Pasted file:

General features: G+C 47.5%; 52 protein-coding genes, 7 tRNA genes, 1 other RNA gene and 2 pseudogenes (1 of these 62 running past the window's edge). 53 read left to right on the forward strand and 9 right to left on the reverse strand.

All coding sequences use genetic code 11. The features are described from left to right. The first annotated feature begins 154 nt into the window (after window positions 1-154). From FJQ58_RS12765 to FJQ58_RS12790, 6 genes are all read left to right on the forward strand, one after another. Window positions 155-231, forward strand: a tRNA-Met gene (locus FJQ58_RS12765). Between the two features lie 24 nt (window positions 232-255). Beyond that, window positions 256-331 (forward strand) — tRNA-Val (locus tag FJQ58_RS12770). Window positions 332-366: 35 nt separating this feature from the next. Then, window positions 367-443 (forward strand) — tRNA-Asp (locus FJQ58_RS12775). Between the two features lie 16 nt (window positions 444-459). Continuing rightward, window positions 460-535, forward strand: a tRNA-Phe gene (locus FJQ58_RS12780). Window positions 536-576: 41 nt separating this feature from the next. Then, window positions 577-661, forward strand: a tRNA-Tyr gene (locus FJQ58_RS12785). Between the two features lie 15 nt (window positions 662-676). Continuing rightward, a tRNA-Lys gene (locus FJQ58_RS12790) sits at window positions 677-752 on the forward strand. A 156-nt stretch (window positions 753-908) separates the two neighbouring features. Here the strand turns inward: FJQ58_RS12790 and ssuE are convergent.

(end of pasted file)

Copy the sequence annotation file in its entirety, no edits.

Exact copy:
General features: G+C 47.5%; 52 protein-coding genes, 7 tRNA genes, 1 other RNA gene and 2 pseudogenes (1 of these 62 running past the window's edge). 53 read left to right on the forward strand and 9 right to left on the reverse strand.

All coding sequences use genetic code 11. The features are described from left to right. The first annotated feature begins 154 nt into the window (after window positions 1-154). From FJQ58_RS12765 to FJQ58_RS12790, 6 genes are all read left to right on the forward strand, one after another. Window positions 155-231, forward strand: a tRNA-Met gene (locus FJQ58_RS12765). Between the two features lie 24 nt (window positions 232-255). Beyond that, window positions 256-331 (forward strand) — tRNA-Val (locus tag FJQ58_RS12770). Window positions 332-366: 35 nt separating this feature from the next. Then, window positions 367-443 (forward strand) — tRNA-Asp (locus FJQ58_RS12775). Between the two features lie 16 nt (window positions 444-459). Continuing rightward, window positions 460-535, forward strand: a tRNA-Phe gene (locus FJQ58_RS12780). Window positions 536-576: 41 nt separating this feature from the next. Then, window positions 577-661, forward strand: a tRNA-Tyr gene (locus FJQ58_RS12785). Between the two features lie 15 nt (window positions 662-676). Continuing rightward, a tRNA-Lys gene (locus FJQ58_RS12790) sits at window positions 677-752 on the forward strand. A 156-nt stretch (window positions 753-908) separates the two neighbouring features. Here the strand turns inward: FJQ58_RS12790 and ssuE are convergent.